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Sunday 28 January 2024

A pup in winter

My husband and I had our daughter’s puppy last week while she and her husband were on vacation. We’ve never raised a puppy ourselves, so the week provided varied experiences with the five month old pup, Daisy and we won’t soon forget.

One of the things we’ve learned you’d think we already knew. Daisy is a Golden Retriever. However, our daughter’s previous Golden, though a purebred, had no concept of the retriever part of her breed. That dog, Georgie would bring a ball back to you once and that was it. If you threw it again, she’d look at you as if to say, “What?” Now with Daisy, you can throw something until your arm falls off and Daisy will return it. She has the retriever part of her genetics down pat and will play for hours.

Being a puppy, she chews everything, including the end of my favourite wool blanket. Anything is fair game for a chew if it is within reach. We have to be on guard all the time; no dual naps while Daisy is around. 

Daisy accompanied us to the boardwalk this past week for our daily walk and she made friends with everyone she met. 

As I’ve written before, the view along the boardwalk is new every day. This was the bay one day last week,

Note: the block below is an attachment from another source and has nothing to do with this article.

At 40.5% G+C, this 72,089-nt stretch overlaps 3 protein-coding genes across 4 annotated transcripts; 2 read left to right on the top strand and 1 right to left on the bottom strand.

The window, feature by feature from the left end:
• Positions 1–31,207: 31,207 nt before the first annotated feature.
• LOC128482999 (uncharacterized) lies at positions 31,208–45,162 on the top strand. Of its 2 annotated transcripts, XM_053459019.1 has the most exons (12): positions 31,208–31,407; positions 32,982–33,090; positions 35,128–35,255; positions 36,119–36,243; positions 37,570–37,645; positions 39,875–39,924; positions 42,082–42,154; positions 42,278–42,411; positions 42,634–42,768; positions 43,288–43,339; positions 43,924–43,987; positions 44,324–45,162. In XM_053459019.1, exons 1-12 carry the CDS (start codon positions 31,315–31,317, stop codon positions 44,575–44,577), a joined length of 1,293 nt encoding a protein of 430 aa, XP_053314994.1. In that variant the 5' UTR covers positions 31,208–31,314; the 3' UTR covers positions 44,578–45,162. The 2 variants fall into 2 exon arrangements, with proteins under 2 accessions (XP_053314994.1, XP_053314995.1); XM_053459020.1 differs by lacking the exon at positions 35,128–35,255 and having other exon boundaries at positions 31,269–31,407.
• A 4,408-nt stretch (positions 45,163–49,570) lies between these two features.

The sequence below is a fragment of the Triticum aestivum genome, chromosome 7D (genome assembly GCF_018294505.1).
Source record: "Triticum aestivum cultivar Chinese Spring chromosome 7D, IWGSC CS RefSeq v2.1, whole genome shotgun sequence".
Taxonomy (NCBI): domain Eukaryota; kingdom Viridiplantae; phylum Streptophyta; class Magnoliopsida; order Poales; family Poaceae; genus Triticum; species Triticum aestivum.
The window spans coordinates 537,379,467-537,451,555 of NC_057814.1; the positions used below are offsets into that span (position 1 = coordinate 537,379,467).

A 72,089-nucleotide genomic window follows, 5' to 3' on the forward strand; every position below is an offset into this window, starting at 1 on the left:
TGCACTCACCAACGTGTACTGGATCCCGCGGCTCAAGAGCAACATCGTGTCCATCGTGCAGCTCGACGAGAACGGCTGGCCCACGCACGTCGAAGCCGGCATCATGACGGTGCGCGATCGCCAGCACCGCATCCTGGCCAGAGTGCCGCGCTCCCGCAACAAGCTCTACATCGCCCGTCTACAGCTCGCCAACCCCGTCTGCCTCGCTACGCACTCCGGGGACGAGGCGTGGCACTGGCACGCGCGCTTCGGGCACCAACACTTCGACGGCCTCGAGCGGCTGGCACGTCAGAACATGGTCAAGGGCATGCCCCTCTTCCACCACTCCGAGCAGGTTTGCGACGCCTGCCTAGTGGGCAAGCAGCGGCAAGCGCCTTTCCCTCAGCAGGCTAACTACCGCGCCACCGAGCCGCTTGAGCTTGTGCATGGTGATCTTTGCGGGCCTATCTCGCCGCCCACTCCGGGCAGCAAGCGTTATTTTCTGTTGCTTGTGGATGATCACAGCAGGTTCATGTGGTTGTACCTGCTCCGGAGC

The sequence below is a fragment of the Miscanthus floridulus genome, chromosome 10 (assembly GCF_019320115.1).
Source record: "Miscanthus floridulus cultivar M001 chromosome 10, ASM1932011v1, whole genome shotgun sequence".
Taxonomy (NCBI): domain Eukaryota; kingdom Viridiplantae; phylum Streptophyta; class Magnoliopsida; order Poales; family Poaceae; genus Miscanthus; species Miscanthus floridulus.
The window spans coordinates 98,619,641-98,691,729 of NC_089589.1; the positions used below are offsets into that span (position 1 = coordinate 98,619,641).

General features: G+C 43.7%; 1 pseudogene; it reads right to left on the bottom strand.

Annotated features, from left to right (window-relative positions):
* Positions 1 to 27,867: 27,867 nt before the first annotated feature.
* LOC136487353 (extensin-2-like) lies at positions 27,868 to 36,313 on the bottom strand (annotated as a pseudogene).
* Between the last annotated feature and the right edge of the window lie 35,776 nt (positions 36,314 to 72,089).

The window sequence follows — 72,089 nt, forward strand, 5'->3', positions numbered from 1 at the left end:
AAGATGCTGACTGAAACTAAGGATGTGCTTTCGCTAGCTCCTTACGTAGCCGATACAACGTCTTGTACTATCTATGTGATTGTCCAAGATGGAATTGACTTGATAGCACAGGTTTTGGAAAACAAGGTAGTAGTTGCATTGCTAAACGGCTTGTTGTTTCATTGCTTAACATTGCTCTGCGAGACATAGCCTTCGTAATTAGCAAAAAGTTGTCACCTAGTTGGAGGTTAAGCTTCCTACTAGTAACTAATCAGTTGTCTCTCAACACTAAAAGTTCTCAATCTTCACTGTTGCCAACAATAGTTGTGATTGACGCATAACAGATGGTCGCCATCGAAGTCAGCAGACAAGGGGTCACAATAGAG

a sunny day with the rafted ice on-shore, a reflection of the sky in the ice along the shoreline, snow on the ice farther out and slushy ice beyond to the horizon.

Yesterday, on a wind-free day after a snowfall, the land merged with the sea. 

Winter can be a challenge but its beauty makes up for it.

Sunday 21 January 2024

Winter wonder

My husband and I haven’t missed many of our daily walks along the boardwalk in Summerside this month despite the wind and cold. We don’t feel right if we haven’t walked by the sea and visited the chickadees and squirrels. That time in nature makes the troubles of the world disappear for a few minutes every day. Besides, the cloud cover makes a difference to the look of the day and it is always interesting to see what the wind has done to the ice the previous night.

This was the scene yesterday as we headed to the gazebo which is always our starting point. Fresh snow covered the setting and the heavy cloud cover hinted at blue sky above. 

From the bridge, where you can see a bit of the gazebo on the left, the heavy blue clouds freeze the scene in time. Without the wind to disturb the setting, it is peaceful there.

Compare the same scene to a somewhat foggy day last week when the setting had less colour and the sun’s rays provided a spotlight. Without the fresh snow, it looks stark.

Ten days ago, the sun and clouds gave the ice a sheen in places and it looked blue in other areas.